Sunday, September 27, 2015

Why speaking the local language as an expat is awesome

As an expat living in Germany, I'm keen to fully experience German life and culture. Part of that involves learning German and I'm finally starting to see some tangible fruits of my language learning labor.

Learning the local language affords one the following benefits:

  •  Conducting your day to day responsibilities is so much easier. Even if one's job is in her primary language, she is still confronted by the realities of day to day living. Even in Germany, where many people know English, it's not always possible to conduct business in English. For example, when I call my internet provider, staff will not speak English. 
  • It deepens communication with people who already speak fluent English. For example, I have friends who are very fluent in English but once in a while aren't familiar with some of the concepts or vocabulary that I use. At this point, I can often supply the German word for it and we both have the "ah-ha" moment. It's awesome!
  • It gives one an opportunity to meet people that one might not have had the chance before. For example, I'm able to have a conversation with a Tunisian woman because we both can speak German together; she doesn't speak English.
  • It allows one to join community events. For example, I joined a meeting of a local organization and could basically understand what was going on.
  • It takes some of the stress out of traveling. I can (usually) decipher the announcements on the train when service is disrupted. If I can't catch the message the first time, I can ask another passenger.
  • It allows one a less touristy experience. For example, I don't have to eat at restaurants where there are pictures of the food or menus in English. I can go to the more local restaurants and translate the menu and order for myself, in hopes of avoiding the tourist traps.  
  • It gives a person a new way of seeing things. The German language, for example, has words that express concepts really well. The English language doesn't have such words as Schadenfreude or Kummerspeck but we could certainly use them to talk about taking pleasure from someone else's misfortunes or gaining weight from sorrowful eating.


  1. Greetings!
    I was surfing the web looking for some indepth details about living in KTown and here You are!.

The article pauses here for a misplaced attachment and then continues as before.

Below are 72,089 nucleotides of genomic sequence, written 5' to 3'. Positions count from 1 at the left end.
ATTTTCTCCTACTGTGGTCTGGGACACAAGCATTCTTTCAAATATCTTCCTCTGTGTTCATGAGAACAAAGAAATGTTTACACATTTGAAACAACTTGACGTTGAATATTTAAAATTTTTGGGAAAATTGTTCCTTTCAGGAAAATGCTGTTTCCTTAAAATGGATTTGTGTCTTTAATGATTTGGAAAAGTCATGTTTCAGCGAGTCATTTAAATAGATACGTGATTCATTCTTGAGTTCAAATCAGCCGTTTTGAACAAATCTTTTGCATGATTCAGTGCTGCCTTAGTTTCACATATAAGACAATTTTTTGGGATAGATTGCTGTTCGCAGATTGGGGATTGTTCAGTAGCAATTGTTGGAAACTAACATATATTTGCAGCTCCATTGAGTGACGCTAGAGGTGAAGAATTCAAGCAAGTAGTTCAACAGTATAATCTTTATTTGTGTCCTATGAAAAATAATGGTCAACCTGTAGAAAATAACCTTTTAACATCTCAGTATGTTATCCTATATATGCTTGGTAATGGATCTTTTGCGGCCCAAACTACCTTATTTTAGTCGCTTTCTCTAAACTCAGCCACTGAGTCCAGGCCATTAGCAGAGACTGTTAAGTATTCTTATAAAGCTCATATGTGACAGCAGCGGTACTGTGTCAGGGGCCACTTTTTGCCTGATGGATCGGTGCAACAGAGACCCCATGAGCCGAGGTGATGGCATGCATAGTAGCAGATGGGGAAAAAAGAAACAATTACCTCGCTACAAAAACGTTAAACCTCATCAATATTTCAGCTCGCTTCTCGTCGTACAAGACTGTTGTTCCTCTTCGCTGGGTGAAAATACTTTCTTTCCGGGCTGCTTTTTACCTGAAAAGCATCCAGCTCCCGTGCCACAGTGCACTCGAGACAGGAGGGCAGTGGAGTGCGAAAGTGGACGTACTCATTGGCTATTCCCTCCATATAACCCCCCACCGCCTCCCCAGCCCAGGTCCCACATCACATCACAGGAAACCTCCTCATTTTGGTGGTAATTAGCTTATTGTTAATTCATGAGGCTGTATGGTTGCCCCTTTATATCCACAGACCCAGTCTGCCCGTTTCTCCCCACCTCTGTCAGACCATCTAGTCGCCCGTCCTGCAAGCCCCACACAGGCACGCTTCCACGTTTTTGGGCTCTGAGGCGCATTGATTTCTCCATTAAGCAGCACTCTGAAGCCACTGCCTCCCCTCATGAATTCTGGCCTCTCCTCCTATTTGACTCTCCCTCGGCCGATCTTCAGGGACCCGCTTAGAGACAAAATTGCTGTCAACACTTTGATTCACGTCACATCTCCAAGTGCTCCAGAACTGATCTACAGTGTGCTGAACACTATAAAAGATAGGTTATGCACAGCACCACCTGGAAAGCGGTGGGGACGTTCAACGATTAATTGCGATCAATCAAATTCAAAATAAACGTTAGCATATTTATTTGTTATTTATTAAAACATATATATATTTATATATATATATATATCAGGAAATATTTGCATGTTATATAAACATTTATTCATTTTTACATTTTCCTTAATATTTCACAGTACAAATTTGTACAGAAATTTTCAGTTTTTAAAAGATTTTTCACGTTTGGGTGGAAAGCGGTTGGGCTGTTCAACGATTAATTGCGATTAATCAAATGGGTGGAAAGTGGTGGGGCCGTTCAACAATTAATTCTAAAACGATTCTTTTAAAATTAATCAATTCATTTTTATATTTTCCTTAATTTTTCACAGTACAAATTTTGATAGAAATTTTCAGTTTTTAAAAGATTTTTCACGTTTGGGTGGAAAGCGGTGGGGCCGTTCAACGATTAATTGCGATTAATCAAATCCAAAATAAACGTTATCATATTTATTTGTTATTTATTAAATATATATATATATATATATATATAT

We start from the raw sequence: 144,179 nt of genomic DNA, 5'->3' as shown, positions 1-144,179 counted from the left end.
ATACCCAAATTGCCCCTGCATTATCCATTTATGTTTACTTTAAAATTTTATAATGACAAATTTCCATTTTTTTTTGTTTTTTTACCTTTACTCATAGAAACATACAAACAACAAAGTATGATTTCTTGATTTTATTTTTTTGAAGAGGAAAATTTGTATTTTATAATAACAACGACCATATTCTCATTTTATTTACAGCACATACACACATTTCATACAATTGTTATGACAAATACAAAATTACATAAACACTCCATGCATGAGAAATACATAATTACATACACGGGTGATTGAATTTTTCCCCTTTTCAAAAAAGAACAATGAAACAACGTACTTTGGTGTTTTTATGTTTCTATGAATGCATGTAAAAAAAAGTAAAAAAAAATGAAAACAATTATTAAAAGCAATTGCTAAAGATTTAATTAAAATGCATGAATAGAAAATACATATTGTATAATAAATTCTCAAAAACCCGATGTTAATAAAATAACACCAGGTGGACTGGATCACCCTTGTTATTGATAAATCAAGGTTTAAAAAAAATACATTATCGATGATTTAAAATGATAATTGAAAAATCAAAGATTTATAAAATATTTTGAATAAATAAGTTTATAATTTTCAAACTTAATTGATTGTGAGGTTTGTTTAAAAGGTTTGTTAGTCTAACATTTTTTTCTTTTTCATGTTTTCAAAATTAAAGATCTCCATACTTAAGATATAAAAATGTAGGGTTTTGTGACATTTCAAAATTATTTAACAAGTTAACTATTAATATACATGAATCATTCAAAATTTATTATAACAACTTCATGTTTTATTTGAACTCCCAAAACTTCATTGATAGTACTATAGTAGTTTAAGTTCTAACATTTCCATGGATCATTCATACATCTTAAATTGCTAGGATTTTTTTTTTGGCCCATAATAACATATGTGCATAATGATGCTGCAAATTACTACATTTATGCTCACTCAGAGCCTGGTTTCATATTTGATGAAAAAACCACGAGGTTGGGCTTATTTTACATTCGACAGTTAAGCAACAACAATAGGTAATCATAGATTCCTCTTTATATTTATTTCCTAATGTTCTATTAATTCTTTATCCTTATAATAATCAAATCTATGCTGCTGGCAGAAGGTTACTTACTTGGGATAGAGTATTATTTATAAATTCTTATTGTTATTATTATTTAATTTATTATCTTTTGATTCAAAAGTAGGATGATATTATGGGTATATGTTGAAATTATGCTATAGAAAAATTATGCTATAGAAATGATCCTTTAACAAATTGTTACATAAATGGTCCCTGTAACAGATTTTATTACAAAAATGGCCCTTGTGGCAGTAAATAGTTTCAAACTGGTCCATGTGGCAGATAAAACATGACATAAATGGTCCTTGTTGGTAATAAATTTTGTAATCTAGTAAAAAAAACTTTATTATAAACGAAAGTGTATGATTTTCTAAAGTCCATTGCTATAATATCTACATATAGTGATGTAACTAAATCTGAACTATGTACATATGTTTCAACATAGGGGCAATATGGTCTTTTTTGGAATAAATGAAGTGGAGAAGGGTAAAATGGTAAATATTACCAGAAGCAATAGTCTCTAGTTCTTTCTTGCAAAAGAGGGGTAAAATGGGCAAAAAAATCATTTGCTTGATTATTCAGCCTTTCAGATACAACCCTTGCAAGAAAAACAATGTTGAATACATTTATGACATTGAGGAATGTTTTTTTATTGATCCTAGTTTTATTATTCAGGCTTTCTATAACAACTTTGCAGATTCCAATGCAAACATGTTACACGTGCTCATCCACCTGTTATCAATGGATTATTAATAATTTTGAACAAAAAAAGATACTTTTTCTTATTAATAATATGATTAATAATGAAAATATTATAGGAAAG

As we ( my wife and I) are moving soon to start the VHS courses and to accommodate with my work in the "german style"
    I searched for a community of my "natives" in KT but it appears that no one is really interested in the city (maybe lucky me).
    Anyway, i wonder if we move there can we contact you for some helpful advise and "tips&tricks" ?
    if you think that you might have some time for hinting us please let me know and tell me where to PM my email ( idk if it shows here hehe)or any contact detail.
    Many thanks in advance, great useful blog!

    1. Welcome to the town! A big hint I have for the VHS is to register early. This semester saw the lower level classes fill up quickly (if that's what you're seeking).

      As far as further hints, I can recommend looking at the tags in my blog - especially ones like "Living in Kaiserslautern," "Germany," "Cultural Differences," etc. I've covered a lot of ground in those categories :)

    2. Thank You!
      Sadly we are waiting for some paper work to be done and we can't just jump in yet.
      I will keep an eye on the blog and hopefully it would help out!
      Many thanks! hope you hear from us soon in KTown :)

  2. Good points! Another benefit of learning the local language is to be able to have a better idea of what's going on locally. I live in a very small community, and there is no English in the Stadtinfo office or in the newspaper or community newsletter. I'd miss important community announcements and reminders ("Remember to honor the noon quiet time from 12:30 to 14:00!") if I didn't understand German.

    There are so many reasons to learn the local language where you live!

    1. Great reasons! It really fills in one's daily life.